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New country, new school

Unaccompanied immigrant children start school with help from the Public Justice Center

November 20, 2012: Far from home and adjusting to life in a new country, 12-year-old Yesenia and 16-year-old Jonathan tried to start school here in Maryland but were turn away. With the help of the Public Justice Center’s Education Stability Project, they’re now attending classes. Here are their stories:
 
Yesenia
 
Travelling on her own from Mexico, Yesenia arrived in Baltimore County a few months ago. At the beginning of the school year, her grandmother attempted to enroll her in a local school. But she was told that Yesenia’s parents had to be there. After her grandmother contacted the PJC, we worked with school staff to explain Yesenia’s rights under the federal McKinney-Vento Act, which allows unaccompanied homeless youth to enroll themselves. Yesenia started school in November. In gratitude, her grandmother sent this note to PJC attorney Monisha Cherayil:
 
Attorney Monisha,
 
I hope this finds you well.  I write to thank you for the excellent work you did for my granddaughter, Yesenia.  You have achieved what I thought was impossible - that Yesenia enter school. From the first day of classes, they gave her free meals, and I also didn't have to pay anything for her physical education uniform or for transportation. This would not have been possible without your help. Thanks so much for what you did for Yesenia. Thanks to you and to the PJC.  God bless you.
 
Jonathan
 
Last winter, Jonathan’s parents sent him from El Salvador to stay with his sister in Baltimore County. He tried to enroll at a local school last June but was turned away in part because he was unaccompanied by his parents. After his family found the PJC, we contacted the school district homeless education liaison to address all issues preventing his immediate enrollment, explaining among other things that he had a right under the McKinney-Vento Act to enroll without a parent or guardian. Jonathan was able to start school soon afterward.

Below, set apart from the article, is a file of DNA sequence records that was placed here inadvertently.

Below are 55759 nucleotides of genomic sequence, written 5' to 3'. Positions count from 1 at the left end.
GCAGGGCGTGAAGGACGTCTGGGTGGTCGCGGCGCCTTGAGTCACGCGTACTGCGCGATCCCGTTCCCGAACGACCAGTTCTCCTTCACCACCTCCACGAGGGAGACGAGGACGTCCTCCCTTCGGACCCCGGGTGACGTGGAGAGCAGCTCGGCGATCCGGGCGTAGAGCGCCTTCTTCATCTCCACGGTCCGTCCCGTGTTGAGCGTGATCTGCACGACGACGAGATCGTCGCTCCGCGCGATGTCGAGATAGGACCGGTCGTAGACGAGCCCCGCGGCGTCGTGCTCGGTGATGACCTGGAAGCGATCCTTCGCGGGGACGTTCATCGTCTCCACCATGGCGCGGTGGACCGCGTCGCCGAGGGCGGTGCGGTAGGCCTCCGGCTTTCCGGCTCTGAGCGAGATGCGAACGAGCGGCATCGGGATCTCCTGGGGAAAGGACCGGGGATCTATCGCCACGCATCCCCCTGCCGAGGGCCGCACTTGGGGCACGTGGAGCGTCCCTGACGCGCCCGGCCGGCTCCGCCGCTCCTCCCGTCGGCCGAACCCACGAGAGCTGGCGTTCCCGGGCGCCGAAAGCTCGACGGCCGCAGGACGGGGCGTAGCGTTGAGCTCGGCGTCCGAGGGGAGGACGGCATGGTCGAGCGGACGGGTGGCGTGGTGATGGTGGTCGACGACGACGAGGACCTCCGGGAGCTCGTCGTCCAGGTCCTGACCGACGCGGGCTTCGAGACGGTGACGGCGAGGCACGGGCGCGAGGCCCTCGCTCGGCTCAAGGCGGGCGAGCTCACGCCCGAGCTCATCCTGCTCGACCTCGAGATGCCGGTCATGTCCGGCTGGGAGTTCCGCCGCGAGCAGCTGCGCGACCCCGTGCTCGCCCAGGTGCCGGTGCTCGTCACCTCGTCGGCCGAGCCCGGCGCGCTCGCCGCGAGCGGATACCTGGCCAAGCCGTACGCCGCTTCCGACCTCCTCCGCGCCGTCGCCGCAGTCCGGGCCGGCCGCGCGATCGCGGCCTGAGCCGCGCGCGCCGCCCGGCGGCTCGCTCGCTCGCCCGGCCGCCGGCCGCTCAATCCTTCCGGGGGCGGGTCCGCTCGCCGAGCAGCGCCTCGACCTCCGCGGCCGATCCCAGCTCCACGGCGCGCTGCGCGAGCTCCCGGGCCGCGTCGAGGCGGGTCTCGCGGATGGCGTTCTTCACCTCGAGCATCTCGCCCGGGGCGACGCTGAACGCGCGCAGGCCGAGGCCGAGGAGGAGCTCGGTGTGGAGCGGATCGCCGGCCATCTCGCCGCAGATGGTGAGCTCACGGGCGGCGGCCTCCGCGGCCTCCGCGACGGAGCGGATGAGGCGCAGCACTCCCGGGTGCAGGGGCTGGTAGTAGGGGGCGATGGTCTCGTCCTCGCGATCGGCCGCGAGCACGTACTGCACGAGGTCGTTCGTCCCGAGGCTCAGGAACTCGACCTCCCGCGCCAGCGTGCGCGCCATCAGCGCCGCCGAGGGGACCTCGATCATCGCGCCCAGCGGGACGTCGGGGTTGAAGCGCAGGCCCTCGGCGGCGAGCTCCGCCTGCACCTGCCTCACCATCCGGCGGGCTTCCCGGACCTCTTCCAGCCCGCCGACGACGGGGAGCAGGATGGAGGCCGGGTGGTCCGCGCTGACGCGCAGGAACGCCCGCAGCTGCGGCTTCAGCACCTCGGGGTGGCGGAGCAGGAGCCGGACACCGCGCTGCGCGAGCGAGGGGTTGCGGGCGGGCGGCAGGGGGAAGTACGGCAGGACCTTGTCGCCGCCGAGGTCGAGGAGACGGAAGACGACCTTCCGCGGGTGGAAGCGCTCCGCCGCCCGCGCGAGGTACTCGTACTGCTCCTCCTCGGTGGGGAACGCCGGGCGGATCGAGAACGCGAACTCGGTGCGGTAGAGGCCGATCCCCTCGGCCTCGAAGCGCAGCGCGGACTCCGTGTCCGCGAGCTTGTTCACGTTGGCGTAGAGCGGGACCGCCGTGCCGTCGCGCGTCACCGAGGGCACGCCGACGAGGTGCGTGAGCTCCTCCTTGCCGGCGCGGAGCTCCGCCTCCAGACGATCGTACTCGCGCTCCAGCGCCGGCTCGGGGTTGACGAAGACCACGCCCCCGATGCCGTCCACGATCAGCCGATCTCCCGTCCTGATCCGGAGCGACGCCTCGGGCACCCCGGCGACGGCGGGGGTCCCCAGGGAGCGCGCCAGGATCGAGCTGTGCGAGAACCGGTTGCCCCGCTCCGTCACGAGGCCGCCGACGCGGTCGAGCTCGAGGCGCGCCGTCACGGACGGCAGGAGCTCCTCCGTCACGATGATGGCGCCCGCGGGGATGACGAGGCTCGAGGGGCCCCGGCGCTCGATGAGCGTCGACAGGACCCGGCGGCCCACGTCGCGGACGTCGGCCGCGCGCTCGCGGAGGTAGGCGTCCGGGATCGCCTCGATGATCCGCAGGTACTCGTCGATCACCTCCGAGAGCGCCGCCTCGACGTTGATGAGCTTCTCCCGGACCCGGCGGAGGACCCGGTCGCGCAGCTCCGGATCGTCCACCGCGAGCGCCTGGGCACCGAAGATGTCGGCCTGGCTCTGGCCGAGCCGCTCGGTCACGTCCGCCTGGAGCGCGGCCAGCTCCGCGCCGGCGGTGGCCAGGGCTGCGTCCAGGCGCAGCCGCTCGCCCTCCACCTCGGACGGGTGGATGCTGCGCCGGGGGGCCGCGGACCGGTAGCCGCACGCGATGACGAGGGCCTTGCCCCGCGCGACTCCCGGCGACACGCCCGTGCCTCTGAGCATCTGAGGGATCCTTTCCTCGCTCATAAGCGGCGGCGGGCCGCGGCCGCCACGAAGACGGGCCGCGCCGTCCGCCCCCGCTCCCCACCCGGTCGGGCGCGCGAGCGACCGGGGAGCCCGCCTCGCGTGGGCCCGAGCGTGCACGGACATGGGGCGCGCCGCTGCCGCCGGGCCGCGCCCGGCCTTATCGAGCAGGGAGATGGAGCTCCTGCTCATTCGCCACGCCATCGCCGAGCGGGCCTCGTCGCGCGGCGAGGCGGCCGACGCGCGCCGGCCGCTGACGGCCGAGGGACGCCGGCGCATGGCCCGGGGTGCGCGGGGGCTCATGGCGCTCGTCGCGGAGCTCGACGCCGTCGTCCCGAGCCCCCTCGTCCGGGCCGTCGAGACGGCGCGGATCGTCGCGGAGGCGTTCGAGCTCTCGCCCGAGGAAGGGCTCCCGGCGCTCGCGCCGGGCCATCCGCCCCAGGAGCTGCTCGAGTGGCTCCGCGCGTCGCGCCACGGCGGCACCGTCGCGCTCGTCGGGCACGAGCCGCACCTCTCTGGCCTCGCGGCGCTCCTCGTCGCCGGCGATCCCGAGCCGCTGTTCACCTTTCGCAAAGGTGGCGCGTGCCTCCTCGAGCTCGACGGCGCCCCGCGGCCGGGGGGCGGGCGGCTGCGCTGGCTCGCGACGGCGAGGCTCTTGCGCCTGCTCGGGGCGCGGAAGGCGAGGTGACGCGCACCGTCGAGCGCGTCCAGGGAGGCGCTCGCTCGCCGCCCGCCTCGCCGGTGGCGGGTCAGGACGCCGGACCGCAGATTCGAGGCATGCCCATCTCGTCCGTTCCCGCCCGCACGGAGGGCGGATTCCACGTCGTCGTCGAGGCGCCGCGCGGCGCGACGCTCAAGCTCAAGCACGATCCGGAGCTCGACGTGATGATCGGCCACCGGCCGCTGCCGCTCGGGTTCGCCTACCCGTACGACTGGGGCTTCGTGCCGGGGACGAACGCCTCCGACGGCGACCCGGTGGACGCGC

Both of these challenges were resolved smoothly because of earlier PJC efforts to bring the Baltimore County Public Schools into compliance with the laws governing homeless students’ rights. Following the 2008 settlement of a PJC lawsuit against BCPS, the school district improved policies, procedures, and services for homeless students and achieved compliance with the McKinney-Vento Act in 2010 (See related story here). Because these systems are in place, BCPS is able to respond quickly and effectively when situations like Yesenia’s and Jonathan’s arise. 
 


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